Implications: Manufacturing activity continued to slow in November, according to the Institute for Supply Management (ISM) survey. However, the ISM index is calculated through a survey of purchasing managers who are often swayed more by sentiment than actual activity, so we think it should be taken with a grain of salt. The index has dipped below 50 earlier in this recovery, without signaling recession – on three occasions in 2012, once again in 2013, and for five consecutive months in 2015/16. Each time, the economy kept growing. Keep that in mind as you see the inevitable headlines that overstate the importance of today's report. Thirteen of eighteen industries reported contraction in November, while five reported growth. The two most forward-looking indices - new orders and production – moved in opposite directions, but both remain below 50 signaling a slowdown in activity. The new orders index fell to 47.2 from 49.1 in October, while the production index rose to 49.1 from 46.2. Despite the continued weakness, we expect a return to growth in the months ahead. Why? The ISM data doesn't match what we are seeing from other reports. The latest report on personal consumption shows goods consumption up at a 7.0% annualized rate so far in 2019, the fastest pace through October in fifteen years! So, if consumers are clearly buying, and companies are apparently - according to today's report - not producing, something has got to give. In fact, today's report showed the customers' inventories index declined to 45. Customers' inventories have now been declining for 38 consecutive months, which is positive for future factory output. Given that we are also not seeing a pickup in layoffs – something you would expect to see if business significantly slowed - we lean towards the hard data over the survey output when it comes to judging the health of the economy. The employment index declined to 46.6 from 47.7 in October, so you may expect that Friday's job report will show a slowdown in manufacturing jobs growth, but the November report will reflect the return to work by striking GM workers, and the current consensus forecast is for 40,000 manufacturing jobs added on the month. Finally, on the inflation front, the prices paid index rose to 46.7 in November, pushed higher due primarily to metals (namely steel and aluminum). While the ISM manufacturing index has proved shaky over recent months, the preponderance of the data point to continued growth in the economy. In other news this morning, construction spending declined 0.8% in October (-0.2% including revisions to prior months), falling well short of the consensus expected gain of 0.4%. A slowdown in home building and public construction of highways and streets were partially offset by a pickup in public educational projects.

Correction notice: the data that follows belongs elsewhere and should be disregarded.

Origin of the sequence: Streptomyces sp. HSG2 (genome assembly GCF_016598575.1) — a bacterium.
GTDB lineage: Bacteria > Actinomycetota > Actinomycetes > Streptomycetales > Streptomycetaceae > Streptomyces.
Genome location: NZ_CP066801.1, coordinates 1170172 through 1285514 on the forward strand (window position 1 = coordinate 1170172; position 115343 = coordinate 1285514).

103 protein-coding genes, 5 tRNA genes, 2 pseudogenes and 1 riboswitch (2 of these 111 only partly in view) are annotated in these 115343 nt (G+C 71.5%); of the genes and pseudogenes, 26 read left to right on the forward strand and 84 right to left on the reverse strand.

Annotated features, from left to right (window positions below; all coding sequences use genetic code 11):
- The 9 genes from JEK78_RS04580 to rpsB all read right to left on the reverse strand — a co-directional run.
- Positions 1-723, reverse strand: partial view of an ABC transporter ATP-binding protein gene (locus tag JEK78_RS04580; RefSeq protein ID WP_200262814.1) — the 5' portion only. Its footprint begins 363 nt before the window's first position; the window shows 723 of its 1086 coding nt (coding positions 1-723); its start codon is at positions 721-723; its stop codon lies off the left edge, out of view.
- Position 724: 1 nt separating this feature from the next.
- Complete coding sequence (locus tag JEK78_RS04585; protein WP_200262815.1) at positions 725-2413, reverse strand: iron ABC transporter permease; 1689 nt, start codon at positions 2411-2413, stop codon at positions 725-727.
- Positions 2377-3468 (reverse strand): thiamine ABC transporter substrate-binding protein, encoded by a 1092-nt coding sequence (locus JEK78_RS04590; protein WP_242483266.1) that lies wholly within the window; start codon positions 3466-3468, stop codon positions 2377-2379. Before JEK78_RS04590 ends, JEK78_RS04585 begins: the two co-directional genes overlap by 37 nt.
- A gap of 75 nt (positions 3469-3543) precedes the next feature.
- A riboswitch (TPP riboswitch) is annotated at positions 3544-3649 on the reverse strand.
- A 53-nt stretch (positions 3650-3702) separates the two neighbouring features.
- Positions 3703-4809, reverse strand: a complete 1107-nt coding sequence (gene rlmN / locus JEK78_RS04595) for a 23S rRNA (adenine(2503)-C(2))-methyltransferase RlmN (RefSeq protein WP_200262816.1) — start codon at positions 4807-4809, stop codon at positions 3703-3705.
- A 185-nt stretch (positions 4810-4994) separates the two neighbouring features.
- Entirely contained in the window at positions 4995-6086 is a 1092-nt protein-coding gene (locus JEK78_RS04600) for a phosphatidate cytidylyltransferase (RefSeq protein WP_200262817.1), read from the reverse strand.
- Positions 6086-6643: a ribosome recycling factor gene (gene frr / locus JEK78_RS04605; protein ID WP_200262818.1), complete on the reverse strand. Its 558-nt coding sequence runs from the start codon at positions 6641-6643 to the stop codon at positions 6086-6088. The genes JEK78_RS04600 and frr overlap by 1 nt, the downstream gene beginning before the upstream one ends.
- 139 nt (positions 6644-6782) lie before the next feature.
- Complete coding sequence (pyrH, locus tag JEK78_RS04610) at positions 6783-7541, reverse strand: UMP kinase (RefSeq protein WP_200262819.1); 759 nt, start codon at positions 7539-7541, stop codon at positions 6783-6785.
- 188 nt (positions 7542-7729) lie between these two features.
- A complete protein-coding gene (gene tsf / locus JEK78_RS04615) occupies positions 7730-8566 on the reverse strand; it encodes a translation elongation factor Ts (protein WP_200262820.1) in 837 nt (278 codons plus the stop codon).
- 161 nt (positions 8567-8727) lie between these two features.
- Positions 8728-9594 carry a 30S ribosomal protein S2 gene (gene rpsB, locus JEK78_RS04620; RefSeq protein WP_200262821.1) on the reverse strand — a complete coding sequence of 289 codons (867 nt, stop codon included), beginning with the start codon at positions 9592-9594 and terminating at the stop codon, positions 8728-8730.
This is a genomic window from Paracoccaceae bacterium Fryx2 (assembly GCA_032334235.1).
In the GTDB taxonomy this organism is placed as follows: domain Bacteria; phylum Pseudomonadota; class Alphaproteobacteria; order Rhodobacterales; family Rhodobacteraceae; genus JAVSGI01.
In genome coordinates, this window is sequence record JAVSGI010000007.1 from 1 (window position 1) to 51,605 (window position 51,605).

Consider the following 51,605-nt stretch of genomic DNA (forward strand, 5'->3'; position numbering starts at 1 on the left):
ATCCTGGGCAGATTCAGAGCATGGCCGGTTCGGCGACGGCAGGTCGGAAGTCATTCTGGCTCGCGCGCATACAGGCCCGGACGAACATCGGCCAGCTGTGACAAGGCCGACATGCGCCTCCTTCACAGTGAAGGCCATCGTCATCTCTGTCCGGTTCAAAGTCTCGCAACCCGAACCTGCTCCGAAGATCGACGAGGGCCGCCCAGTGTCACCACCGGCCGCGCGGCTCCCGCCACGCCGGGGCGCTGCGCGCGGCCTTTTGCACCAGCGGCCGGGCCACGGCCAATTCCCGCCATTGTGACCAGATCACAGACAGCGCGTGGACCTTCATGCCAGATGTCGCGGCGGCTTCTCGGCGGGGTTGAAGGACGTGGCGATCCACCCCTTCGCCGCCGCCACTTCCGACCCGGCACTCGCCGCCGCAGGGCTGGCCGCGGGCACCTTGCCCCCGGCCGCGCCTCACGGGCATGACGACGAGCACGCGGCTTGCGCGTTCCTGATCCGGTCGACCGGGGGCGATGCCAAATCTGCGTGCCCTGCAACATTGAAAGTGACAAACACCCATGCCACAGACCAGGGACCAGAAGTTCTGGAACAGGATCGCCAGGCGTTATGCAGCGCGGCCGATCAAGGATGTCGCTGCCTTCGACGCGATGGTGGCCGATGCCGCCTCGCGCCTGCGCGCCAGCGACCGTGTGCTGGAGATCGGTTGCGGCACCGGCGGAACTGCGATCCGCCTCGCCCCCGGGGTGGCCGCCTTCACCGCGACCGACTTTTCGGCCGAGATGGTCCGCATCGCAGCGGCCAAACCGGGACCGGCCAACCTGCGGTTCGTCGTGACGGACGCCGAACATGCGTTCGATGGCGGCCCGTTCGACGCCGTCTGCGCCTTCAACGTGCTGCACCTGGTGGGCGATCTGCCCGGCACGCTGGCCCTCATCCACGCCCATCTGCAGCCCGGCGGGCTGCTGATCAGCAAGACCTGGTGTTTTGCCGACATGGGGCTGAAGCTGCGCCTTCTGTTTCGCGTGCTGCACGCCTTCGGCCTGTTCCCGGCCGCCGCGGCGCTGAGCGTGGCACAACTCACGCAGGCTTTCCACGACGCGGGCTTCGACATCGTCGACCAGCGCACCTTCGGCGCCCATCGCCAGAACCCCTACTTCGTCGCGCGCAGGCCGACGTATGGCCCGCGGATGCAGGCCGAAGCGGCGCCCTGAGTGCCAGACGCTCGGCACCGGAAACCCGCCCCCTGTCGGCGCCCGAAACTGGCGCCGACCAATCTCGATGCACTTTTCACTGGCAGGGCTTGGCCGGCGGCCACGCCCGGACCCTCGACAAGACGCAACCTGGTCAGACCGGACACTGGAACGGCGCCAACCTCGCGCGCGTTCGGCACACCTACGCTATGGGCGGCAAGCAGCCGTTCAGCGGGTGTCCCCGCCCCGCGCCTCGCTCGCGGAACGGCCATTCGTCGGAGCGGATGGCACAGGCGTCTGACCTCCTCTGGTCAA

Click here for PDF version